“The worst part…is imagining how alone he was. This is the most poisonous thing that secrets do to us – they isolate us from everyone around us and make us feel even lonelier than we are already are.” –Tim Kreider, from his collection of essays We Learn Nothing
"We're only as liberated as our secrets." —Oprah
Affairs thrive in the shadows of secrecy. The secrecy fuels the feelings of urgency, of excitement, of longing. But while that secrecy withers in the cold light of recrimination and obligation, that's not the secrecy I'm talking about.
What I'm referring to is the secrecy that we feed after we find out. The secrecy that forces us to smile at our kids' teacher when our hearts are broken. That prompts us to offer a halting, "I'm just not feeling too well," when a curious friend asks what's wrong. The secrecy we wrap ourselves in that leaves us feeling alone. That isolates us from those two words of comfort: "Me too."
Not all of us opts for secrecy, of course. Some of us scream their pain from the rooftops. They unleash cries of rage. They broadcast their husband's transgressions to anyone who will listen...and even some who'd prefer not to.
I envy those women. I envy them their weightlessness by refusing that heavy load of silence. I envy them the commiseration from others. I envy them the authenticity with which they can move forward, no masks, no pretence.
That, however, is not me.
I opted for secrecy for a number of reasons.
•Shame. I was, frankly, embarrassed to find myself married to someone who would do this. But deeper than that, I didn't completely believe that his behaviour wasn't a reflection on me. As the child of alcoholics, I had a long history of carrying others' actions as my own shame. So, at least at first, I defaulted to "don't let others know what's really happening."
•Co-dependence: I also had a long history of protecting others from the consequences of their actions. While my husband had to face a boss and a lawyer in order to remove the OW from his employ, I didn't put him in a position where he had to face his clients, his own family or our friends. To a degree, I protected him. But I was also protecting...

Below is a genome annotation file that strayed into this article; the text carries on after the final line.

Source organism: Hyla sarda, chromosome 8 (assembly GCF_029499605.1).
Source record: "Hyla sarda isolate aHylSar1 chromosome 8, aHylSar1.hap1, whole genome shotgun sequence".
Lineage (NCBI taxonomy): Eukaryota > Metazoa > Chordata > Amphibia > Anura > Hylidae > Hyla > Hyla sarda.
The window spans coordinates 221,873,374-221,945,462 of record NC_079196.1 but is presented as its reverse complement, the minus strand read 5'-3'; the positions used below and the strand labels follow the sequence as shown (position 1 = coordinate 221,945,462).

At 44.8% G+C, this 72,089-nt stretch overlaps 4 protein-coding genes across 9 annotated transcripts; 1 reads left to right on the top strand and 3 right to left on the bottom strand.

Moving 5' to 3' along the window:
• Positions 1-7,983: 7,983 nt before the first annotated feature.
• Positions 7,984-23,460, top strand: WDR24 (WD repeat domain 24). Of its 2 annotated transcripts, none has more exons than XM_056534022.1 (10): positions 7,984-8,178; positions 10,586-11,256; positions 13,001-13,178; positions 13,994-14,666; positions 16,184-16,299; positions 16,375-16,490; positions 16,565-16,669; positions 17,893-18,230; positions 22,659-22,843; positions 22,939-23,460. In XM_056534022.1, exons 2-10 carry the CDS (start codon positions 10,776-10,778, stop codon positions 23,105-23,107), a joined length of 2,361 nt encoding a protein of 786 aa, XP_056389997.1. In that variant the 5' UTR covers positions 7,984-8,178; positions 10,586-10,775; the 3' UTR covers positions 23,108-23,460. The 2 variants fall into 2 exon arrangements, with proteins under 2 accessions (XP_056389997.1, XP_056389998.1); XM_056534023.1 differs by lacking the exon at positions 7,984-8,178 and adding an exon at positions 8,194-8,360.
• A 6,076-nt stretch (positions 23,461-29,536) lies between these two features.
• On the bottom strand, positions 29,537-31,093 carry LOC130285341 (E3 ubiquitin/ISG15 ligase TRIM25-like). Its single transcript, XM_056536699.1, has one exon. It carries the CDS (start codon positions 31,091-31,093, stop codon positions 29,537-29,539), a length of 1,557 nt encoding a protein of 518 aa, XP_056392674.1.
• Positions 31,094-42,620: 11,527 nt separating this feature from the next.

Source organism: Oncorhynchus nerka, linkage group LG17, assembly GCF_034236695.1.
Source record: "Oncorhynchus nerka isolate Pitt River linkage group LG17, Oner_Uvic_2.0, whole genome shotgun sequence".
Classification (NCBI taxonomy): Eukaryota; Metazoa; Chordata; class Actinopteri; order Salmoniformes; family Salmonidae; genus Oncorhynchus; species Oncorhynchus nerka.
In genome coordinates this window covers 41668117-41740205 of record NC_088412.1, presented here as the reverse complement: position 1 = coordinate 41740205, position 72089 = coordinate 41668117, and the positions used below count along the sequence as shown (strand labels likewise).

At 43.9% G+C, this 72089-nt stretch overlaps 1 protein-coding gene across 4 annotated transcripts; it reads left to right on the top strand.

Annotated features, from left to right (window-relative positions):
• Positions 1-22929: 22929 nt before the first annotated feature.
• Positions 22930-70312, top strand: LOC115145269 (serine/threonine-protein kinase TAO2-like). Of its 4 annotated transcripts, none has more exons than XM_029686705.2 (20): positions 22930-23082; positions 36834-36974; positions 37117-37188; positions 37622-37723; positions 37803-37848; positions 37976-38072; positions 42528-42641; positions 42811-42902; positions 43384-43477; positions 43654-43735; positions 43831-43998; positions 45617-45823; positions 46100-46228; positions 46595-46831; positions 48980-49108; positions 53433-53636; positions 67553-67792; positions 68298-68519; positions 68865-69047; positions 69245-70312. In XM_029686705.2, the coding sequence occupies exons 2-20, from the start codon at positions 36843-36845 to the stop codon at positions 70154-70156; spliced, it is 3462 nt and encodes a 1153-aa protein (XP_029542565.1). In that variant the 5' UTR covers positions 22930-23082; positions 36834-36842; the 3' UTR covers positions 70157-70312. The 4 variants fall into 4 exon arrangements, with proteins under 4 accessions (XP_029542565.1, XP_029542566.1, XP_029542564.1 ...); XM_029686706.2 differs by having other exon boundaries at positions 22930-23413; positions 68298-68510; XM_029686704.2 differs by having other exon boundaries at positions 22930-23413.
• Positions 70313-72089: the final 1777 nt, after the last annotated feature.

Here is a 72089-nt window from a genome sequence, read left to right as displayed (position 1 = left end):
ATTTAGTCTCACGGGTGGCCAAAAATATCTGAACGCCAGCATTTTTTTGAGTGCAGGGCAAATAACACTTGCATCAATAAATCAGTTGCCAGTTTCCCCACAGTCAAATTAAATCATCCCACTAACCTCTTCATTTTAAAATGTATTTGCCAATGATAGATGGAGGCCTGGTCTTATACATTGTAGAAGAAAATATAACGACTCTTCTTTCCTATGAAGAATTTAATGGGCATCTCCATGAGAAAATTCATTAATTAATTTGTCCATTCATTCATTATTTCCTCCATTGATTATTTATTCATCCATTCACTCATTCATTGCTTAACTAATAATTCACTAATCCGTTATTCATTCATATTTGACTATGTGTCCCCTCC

•Financial stability: My husband's job depends on the trust of his clients. And though he'd been deceitful with me, there was no indication (indeed he insisted) that he'd ever been deceitful with his clients. Without any evidence that he'd actually done anything wrong where his clients were concerned, doing anything that might negatively impact his income seemed like cutting off MY nose to spite HIS face. It would serve nothing, except a desire for revenge.
•My children: More than any other reason, I opted for silence out of protection for my children. They love their father, which is as it should be. Yes, I could argue persuasively that he hadn't acted very loving toward them by jeopardizing their mother's emotional and physical health. But, honestly, did they need to know this? What would be served by informing young children of their father's idiocy? The pain it would cause them, the confusion it would engender...and for what? So I kept my mouth shut, though I did explain my tears and general sadness by saying that Mommy and Daddy were having "problems" but that we were working on them.
Most of the time, I'm glad for the path I chose. I'm glad that the world doesn't know exactly what my marriage looks like on the inside. I'm glad I don't have to reassure people that I'm fine. That we're better.
Still, there are times when silence weighs heavy. When, as Oprah points out, I don't feel as "liberated" as I'd like to feel.
It took me many years (decades!) to speak openly about my parents' alcoholism. Now, those who know me well and those to whom I'm a new acquaintance are just as likely to know my history. An offhand comment about my childhood, or a reference to my mother's years in AA make it clear that I have no secrets where that's concerned.
And I suspect the day will come when I'm (almost) as candid about my husband's infidelity. Even now, the circle of people who know is growing. My children are still unaware, but I wonder if even that day will come. I won't lie about it...so if ever my kids ask me if infidelity affected their parents, I'll come clean.
What silence have you chosen? It's an important question. Who are you protecting? What are you hiding from? The answers can give you insight and help you move forward in healing.